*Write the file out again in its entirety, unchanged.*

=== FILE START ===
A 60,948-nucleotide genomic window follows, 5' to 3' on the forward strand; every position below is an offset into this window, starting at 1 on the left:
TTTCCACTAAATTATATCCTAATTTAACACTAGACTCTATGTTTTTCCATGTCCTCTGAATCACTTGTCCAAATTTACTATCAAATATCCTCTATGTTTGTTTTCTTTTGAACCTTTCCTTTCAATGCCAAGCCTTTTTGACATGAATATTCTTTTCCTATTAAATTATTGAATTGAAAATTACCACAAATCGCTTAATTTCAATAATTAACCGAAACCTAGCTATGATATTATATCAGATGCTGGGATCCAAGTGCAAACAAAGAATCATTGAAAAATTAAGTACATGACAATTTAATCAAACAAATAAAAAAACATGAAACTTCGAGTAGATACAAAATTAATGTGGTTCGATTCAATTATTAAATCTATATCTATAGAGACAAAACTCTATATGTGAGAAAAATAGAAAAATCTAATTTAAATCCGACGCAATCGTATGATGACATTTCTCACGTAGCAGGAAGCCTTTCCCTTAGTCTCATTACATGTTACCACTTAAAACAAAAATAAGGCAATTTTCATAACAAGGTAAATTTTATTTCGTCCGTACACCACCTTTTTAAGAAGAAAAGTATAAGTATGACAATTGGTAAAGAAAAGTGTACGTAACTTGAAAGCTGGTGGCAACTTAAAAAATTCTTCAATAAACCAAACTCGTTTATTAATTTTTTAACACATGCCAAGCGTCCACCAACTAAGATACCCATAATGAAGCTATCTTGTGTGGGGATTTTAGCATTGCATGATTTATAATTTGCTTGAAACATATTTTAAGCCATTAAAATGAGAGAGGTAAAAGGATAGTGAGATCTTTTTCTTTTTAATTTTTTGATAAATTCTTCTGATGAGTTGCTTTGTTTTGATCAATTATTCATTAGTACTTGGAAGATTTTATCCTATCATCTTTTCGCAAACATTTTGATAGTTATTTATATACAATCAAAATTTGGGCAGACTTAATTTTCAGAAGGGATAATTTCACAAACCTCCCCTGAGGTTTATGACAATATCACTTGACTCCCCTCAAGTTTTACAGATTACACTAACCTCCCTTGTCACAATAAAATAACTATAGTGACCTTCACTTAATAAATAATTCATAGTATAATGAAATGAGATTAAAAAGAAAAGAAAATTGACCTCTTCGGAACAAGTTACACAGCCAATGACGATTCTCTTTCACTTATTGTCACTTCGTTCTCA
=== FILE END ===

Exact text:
A 60,948-nucleotide genomic window follows, 5' to 3' on the forward strand; every position below is an offset into this window, starting at 1 on the left:
TTTCCACTAAATTATATCCTAATTTAACACTAGACTCTATGTTTTTCCATGTCCTCTGAATCACTTGTCCAAATTTACTATCAAATATCCTCTATGTTTGTTTTCTTTTGAACCTTTCCTTTCAATGCCAAGCCTTTTTGACATGAATATTCTTTTCCTATTAAATTATTGAATTGAAAATTACCACAAATCGCTTAATTTCAATAATTAACCGAAACCTAGCTATGATATTATATCAGATGCTGGGATCCAAGTGCAAACAAAGAATCATTGAAAAATTAAGTACATGACAATTTAATCAAACAAATAAAAAAACATGAAACTTCGAGTAGATACAAAATTAATGTGGTTCGATTCAATTATTAAATCTATATCTATAGAGACAAAACTCTATATGTGAGAAAAATAGAAAAATCTAATTTAAATCCGACGCAATCGTATGATGACATTTCTCACGTAGCAGGAAGCCTTTCCCTTAGTCTCATTACATGTTACCACTTAAAACAAAAATAAGGCAATTTTCATAACAAGGTAAATTTTATTTCGTCCGTACACCACCTTTTTAAGAAGAAAAGTATAAGTATGACAATTGGTAAAGAAAAGTGTACGTAACTTGAAAGCTGGTGGCAACTTAAAAAATTCTTCAATAAACCAAACTCGTTTATTAATTTTTTAACACATGCCAAGCGTCCACCAACTAAGATACCCATAATGAAGCTATCTTGTGTGGGGATTTTAGCATTGCATGATTTATAATTTGCTTGAAACATATTTTAAGCCATTAAAATGAGAGAGGTAAAAGGATAGTGAGATCTTTTTCTTTTTAATTTTTTGATAAATTCTTCTGATGAGTTGCTTTGTTTTGATCAATTATTCATTAGTACTTGGAAGATTTTATCCTATCATCTTTTCGCAAACATTTTGATAGTTATTTATATACAATCAAAATTTGGGCAGACTTAATTTTCAGAAGGGATAATTTCACAAACCTCCCCTGAGGTTTATGACAATATCACTTGACTCCCCTCAAGTTTTACAGATTACACTAACCTCCCTTGTCACAATAAAATAACTATAGTGACCTTCACTTAATAAATAATTCATAGTATAATGAAATGAGATTAAAAAGAAAAGAAAATTGACCTCTTCGGAACAAGTTACACAGCCAATGACGATTCTCTTTCACTTATTGTCACTTCGTTCTCA